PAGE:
No clear impact for Project Based Learning
4 November 2016
A team from Durham University have evaluated a trial of a Project Based Learning (PBL) intervention called ‘Learning through REAL Projects’, developed by the Innovation Unit – an independent social enterprise which aims to improve public sector services. The programme involves teachers from different subjects designing and planning projects which enable pupils to produce a publicly-exhibited output such as a product, publication, or presentation.
Year 7 classes in 12 intervention schools (2,101 pupils) and 12 control schools (1,973 pupils), took part in a randomised controlled trial to test the impact the Learning through REAL Projects intervention on literacy when comparing pupils in intervention schools with those in control schools. The trial also examined the impact of the programme on engagement with school and learning for pupils in the interventions schools.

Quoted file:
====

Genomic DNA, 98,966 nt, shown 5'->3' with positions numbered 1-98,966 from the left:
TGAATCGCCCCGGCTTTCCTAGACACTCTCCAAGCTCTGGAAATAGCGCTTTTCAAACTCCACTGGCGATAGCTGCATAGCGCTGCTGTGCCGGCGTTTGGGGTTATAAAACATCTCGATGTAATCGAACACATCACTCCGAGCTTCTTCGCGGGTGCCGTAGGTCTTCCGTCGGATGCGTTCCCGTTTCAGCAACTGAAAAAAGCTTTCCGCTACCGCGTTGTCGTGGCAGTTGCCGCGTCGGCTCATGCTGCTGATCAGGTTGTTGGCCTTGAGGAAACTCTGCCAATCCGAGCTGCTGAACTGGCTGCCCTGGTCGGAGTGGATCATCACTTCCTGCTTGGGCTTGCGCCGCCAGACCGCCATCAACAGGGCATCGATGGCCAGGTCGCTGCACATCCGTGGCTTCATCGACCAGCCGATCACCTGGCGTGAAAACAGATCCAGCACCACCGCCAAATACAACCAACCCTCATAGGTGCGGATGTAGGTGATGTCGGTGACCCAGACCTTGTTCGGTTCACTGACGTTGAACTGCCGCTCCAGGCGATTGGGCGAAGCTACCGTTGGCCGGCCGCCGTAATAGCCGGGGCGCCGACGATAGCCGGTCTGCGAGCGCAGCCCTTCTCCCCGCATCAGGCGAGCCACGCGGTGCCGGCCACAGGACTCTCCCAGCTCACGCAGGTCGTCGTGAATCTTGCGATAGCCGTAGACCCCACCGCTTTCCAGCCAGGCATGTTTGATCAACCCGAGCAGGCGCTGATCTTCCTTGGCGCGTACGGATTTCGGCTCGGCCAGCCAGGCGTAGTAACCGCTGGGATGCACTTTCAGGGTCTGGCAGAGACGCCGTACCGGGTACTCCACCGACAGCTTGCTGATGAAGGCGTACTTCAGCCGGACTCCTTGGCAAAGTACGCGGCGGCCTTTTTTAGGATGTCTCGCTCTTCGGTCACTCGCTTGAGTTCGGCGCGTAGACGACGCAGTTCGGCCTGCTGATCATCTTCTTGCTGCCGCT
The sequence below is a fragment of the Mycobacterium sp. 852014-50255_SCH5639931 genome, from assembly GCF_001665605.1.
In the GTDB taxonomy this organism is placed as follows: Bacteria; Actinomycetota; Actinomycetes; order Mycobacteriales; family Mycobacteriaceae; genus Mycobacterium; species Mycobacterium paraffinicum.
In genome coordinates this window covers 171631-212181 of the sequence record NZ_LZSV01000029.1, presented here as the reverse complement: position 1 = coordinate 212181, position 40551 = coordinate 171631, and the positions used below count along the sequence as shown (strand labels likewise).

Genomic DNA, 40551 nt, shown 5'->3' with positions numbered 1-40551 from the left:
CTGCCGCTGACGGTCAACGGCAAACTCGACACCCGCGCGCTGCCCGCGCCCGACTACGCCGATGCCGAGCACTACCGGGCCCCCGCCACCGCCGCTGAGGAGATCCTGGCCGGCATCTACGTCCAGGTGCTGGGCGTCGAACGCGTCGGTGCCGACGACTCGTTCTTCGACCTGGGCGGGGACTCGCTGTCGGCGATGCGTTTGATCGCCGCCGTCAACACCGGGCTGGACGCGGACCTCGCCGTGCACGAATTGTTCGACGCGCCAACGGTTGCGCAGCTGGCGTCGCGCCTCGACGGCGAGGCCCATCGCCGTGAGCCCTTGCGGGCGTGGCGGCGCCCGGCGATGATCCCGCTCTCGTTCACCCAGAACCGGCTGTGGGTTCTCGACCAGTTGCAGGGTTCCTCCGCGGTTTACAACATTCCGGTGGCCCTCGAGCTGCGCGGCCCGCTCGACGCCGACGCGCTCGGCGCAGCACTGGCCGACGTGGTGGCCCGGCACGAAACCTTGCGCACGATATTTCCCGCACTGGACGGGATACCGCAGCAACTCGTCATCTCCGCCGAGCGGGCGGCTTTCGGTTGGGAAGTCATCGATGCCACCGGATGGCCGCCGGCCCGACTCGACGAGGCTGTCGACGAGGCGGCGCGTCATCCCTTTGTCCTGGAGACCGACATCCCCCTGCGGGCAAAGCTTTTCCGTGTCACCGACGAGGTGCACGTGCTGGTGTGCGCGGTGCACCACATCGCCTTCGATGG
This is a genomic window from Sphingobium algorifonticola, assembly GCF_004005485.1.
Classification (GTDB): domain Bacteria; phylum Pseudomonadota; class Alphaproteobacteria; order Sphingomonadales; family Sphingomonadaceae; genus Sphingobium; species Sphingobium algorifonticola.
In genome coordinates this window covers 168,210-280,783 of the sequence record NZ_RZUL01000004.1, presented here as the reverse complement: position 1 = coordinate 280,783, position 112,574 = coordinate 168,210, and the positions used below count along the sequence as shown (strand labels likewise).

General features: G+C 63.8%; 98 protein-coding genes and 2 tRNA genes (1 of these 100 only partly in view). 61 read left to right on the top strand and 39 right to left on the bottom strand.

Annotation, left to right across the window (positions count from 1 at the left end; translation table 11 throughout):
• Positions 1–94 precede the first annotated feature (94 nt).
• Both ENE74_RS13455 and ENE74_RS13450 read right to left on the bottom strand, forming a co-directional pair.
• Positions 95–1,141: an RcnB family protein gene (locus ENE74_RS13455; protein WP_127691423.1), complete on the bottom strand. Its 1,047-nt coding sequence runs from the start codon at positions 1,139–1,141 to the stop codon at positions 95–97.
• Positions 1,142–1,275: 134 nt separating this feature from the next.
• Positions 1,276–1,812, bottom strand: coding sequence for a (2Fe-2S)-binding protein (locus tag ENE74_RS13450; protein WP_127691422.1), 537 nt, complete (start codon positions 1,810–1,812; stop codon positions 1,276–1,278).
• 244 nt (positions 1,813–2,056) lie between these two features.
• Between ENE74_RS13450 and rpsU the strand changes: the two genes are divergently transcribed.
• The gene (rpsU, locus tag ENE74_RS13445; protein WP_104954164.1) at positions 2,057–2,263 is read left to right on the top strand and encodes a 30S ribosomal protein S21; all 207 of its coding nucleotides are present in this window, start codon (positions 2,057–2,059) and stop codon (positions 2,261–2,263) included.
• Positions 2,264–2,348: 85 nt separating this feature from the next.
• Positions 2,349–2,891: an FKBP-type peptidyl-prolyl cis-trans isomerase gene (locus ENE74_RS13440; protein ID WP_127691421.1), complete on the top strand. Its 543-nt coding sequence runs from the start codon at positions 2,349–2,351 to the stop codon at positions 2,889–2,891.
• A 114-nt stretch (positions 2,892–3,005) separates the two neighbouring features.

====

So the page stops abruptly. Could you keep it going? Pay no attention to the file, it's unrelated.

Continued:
The results of the trial did not find any evidence that the PBL intervention had an impact either on the Year 7 pupils’ literacy performance (as measured by the Progress in English 12 assessment), engagement or attendance, although methodological weaknesses, including a high dropout rate, reduce the security of these findings. The analysis did find a statistically significant negative impact on students eligible for free school meals, however as no negative impact was found for lower attaining pupils more generally, caution should be applied to this finding.
Read the full report on the EEF website.Posted on 4 November 2016
Posted in: Evidence